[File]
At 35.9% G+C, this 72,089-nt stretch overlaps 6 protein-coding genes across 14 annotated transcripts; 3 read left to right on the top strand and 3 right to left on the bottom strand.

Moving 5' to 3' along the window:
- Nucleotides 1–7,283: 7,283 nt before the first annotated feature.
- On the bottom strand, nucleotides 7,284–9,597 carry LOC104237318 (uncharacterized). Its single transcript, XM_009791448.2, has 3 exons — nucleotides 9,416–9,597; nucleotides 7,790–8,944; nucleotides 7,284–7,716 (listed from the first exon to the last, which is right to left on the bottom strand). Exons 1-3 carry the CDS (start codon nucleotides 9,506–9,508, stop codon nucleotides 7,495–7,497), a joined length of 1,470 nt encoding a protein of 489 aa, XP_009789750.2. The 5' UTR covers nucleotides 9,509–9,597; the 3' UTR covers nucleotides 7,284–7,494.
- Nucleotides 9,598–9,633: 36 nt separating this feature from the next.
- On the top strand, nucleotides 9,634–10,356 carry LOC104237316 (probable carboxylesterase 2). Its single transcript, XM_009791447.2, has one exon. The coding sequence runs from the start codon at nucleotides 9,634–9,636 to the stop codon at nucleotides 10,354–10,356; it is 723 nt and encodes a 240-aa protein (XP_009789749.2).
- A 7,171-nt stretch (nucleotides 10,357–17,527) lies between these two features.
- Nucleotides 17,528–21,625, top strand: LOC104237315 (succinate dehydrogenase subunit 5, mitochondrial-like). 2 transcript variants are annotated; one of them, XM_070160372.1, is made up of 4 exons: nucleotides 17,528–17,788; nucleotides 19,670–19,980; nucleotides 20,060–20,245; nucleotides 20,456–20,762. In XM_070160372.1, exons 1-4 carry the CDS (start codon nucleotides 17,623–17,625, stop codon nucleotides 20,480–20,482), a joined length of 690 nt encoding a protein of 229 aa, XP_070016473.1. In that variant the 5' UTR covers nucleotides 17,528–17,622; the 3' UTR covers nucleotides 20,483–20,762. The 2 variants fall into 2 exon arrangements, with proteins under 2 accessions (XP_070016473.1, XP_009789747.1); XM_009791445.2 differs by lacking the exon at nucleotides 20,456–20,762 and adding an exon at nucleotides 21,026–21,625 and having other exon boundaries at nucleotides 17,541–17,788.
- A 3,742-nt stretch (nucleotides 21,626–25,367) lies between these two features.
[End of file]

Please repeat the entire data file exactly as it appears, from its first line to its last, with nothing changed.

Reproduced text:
At 35.9% G+C, this 72,089-nt stretch overlaps 6 protein-coding genes across 14 annotated transcripts; 3 read left to right on the top strand and 3 right to left on the bottom strand.

Moving 5' to 3' along the window:
- Nucleotides 1–7,283: 7,283 nt before the first annotated feature.
- On the bottom strand, nucleotides 7,284–9,597 carry LOC104237318 (uncharacterized). Its single transcript, XM_009791448.2, has 3 exons — nucleotides 9,416–9,597; nucleotides 7,790–8,944; nucleotides 7,284–7,716 (listed from the first exon to the last, which is right to left on the bottom strand). Exons 1-3 carry the CDS (start codon nucleotides 9,506–9,508, stop codon nucleotides 7,495–7,497), a joined length of 1,470 nt encoding a protein of 489 aa, XP_009789750.2. The 5' UTR covers nucleotides 9,509–9,597; the 3' UTR covers nucleotides 7,284–7,494.
- Nucleotides 9,598–9,633: 36 nt separating this feature from the next.
- On the top strand, nucleotides 9,634–10,356 carry LOC104237316 (probable carboxylesterase 2). Its single transcript, XM_009791447.2, has one exon. The coding sequence runs from the start codon at nucleotides 9,634–9,636 to the stop codon at nucleotides 10,354–10,356; it is 723 nt and encodes a 240-aa protein (XP_009789749.2).
- A 7,171-nt stretch (nucleotides 10,357–17,527) lies between these two features.
- Nucleotides 17,528–21,625, top strand: LOC104237315 (succinate dehydrogenase subunit 5, mitochondrial-like). 2 transcript variants are annotated; one of them, XM_070160372.1, is made up of 4 exons: nucleotides 17,528–17,788; nucleotides 19,670–19,980; nucleotides 20,060–20,245; nucleotides 20,456–20,762. In XM_070160372.1, exons 1-4 carry the CDS (start codon nucleotides 17,623–17,625, stop codon nucleotides 20,480–20,482), a joined length of 690 nt encoding a protein of 229 aa, XP_070016473.1. In that variant the 5' UTR covers nucleotides 17,528–17,622; the 3' UTR covers nucleotides 20,483–20,762. The 2 variants fall into 2 exon arrangements, with proteins under 2 accessions (XP_070016473.1, XP_009789747.1); XM_009791445.2 differs by lacking the exon at nucleotides 20,456–20,762 and adding an exon at nucleotides 21,026–21,625 and having other exon boundaries at nucleotides 17,541–17,788.
- A 3,742-nt stretch (nucleotides 21,626–25,367) lies between these two features.